EghtesadOnline: In line with policies to reduce the production and sale of low value-added products, two projects, worth about $7 billion, are being finalized to produce an array of petrochemicals with greater return, the managing director of Persian Gulf Holding Company said.
"The plan, worth $2 billion, will be implemented with the help of a well-known European firm whose name shall remain anonymous as long as the contract is not finalized," Adel Nejad-Salim was also quoted as saying by NIPNA, the official portal of the National Petrochemical Company, on Saturday.
Pointing to other ongoing talks with an unnamed European company, Nejad-Salim said another venture worth $5 billion is planned in Asalouyeh Petrochemical Plant to manufacture polyethylene.
According to the official, PGHC has commenced projects worth $6 billion in the First Five-Year Economic Development Plan (1991-96) all of which will be completed in 2019, Financial Tribune reported.
The official said the company's development program is mainly focused on expanding operational units, reforming economic structures and completing the company's production basket with value-added goods.
Attaching great importance to stop using liquid gas as feedstock, he noted that all PGHC's subsidiaries will receive natural gas as feedstock in the future.
Asked about Bid Boland II Gas Refinery handed over to PGHC in 2015, Nejad-Salim noted that the initiative has registered a work-in -progress rate of 70% and is slated to come on stream by 2019.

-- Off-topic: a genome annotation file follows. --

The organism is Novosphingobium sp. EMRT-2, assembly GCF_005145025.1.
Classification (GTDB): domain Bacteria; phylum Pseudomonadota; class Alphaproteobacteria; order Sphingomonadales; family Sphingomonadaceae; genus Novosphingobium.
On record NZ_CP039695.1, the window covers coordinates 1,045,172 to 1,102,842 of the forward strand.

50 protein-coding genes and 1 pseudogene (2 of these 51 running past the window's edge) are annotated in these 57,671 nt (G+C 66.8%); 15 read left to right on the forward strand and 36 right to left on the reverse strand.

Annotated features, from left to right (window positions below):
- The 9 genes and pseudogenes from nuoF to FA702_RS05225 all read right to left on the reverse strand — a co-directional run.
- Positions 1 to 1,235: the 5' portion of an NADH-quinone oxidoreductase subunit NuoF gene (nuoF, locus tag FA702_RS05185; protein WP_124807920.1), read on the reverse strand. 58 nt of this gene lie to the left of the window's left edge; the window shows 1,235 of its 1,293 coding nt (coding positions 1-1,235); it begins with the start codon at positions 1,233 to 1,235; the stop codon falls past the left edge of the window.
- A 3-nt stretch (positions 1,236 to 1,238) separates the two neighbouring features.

"The under-construction refinery will provide Gachsaran Petrochemical Complex with its much-needed feedstock," he said.
According to the official, the Gachsaran plant has made 50% progress and will become operational simultaneously with Bid Boland II Gas Refinery.
"Upon the completion of the two projects, PGHC's output will reach 40 million tons per annum," he said, noting that the company's production stood at 18.5 million tons between March 20 and Nov. 22, 2017, indicating a 106% rise year-on-year.
Pointing to PGHC's sales in the period, Nejad-Salim said the company generated $6.5 billion, indicating a 10% rise year-on-year, of which $4 billion were earned through exports.
The official believes that if major petrochemical ventures are not internationally funded, government and non-government bodies cannot help the industry flourish.
Highlighting the effect of different variables on investors' final decision, Nejad-Salim said, "Preliminary economic feasibility studies are aimed at providing the two firms with accurate information to help them prevent a leap in the dark."
Reportedly, French energy major Total S.A. has reached a preliminary agreement to build three petrochemical plants, with a total capacity of 2.2 million tons in a deal that, if finalized, could see the French oil major invest up to $2 billion in the lucrative sector.
"The deal, planned to be finalized in the near future, will allow a third-party company to conduct studies to pave the way for clinching a final contract," he said, noting that the in-depth survey will determine whether investing in such a collaborative venture under the current circumstances in Iran is financially viable.
Asked about cooperation with Anglo-Dutch major Royal Dutch Shell, Nejad-Salim said a joint workgroup will carry out feasibility studies on cooperative ventures in Iran in the near future.
Reportedly, Shell signed an agreement with the National Iranian Oil Company last year on expanding cooperation in the key petrochemical industry.